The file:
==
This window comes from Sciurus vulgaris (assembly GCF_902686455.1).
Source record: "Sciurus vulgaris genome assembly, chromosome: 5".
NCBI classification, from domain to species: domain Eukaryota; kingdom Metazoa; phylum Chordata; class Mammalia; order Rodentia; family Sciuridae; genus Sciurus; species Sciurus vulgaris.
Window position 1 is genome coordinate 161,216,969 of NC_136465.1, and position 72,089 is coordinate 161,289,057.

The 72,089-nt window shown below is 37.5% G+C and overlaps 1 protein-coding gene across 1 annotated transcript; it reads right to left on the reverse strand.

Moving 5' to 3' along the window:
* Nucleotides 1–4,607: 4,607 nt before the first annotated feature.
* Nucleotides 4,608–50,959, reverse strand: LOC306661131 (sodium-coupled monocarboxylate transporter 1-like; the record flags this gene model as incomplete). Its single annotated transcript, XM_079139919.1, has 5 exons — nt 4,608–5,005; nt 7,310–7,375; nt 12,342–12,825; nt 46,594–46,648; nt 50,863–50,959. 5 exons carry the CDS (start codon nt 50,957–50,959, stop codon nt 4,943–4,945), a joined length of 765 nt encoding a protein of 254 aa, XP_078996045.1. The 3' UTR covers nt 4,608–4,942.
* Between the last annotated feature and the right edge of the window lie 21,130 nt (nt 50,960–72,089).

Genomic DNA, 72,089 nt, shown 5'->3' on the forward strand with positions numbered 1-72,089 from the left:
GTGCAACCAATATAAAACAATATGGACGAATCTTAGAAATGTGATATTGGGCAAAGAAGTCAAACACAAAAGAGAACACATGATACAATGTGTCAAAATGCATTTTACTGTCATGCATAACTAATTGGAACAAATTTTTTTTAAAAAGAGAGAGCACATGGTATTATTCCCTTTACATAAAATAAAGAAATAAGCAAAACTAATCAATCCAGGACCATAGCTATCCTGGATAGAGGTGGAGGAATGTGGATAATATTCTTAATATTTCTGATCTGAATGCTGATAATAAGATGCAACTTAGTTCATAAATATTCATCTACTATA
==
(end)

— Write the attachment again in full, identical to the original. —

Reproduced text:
This window comes from Sciurus vulgaris (assembly GCF_902686455.1).
Source record: "Sciurus vulgaris genome assembly, chromosome: 5".
NCBI classification, from domain to species: domain Eukaryota; kingdom Metazoa; phylum Chordata; class Mammalia; order Rodentia; family Sciuridae; genus Sciurus; species Sciurus vulgaris.
Window position 1 is genome coordinate 161,216,969 of NC_136465.1, and position 72,089 is coordinate 161,289,057.

The 72,089-nt window shown below is 37.5% G+C and overlaps 1 protein-coding gene across 1 annotated transcript; it reads right to left on the reverse strand.

Moving 5' to 3' along the window:
* Nucleotides 1–4,607: 4,607 nt before the first annotated feature.
* Nucleotides 4,608–50,959, reverse strand: LOC306661131 (sodium-coupled monocarboxylate transporter 1-like; the record flags this gene model as incomplete). Its single annotated transcript, XM_079139919.1, has 5 exons — nt 4,608–5,005; nt 7,310–7,375; nt 12,342–12,825; nt 46,594–46,648; nt 50,863–50,959. 5 exons carry the CDS (start codon nt 50,957–50,959, stop codon nt 4,943–4,945), a joined length of 765 nt encoding a protein of 254 aa, XP_078996045.1. The 3' UTR covers nt 4,608–4,942.
* Between the last annotated feature and the right edge of the window lie 21,130 nt (nt 50,960–72,089).

Genomic DNA, 72,089 nt, shown 5'->3' on the forward strand with positions numbered 1-72,089 from the left:
GTGCAACCAATATAAAACAATATGGACGAATCTTAGAAATGTGATATTGGGCAAAGAAGTCAAACACAAAAGAGAACACATGATACAATGTGTCAAAATGCATTTTACTGTCATGCATAACTAATTGGAACAAATTTTTTTTAAAAAGAGAGAGCACATGGTATTATTCCCTTTACATAAAATAAAGAAATAAGCAAAACTAATCAATCCAGGACCATAGCTATCCTGGATAGAGGTGGAGGAATGTGGATAATATTCTTAATATTTCTGATCTGAATGCTGATAATAAGATGCAACTTAGTTCATAAATATTCATCTACTATA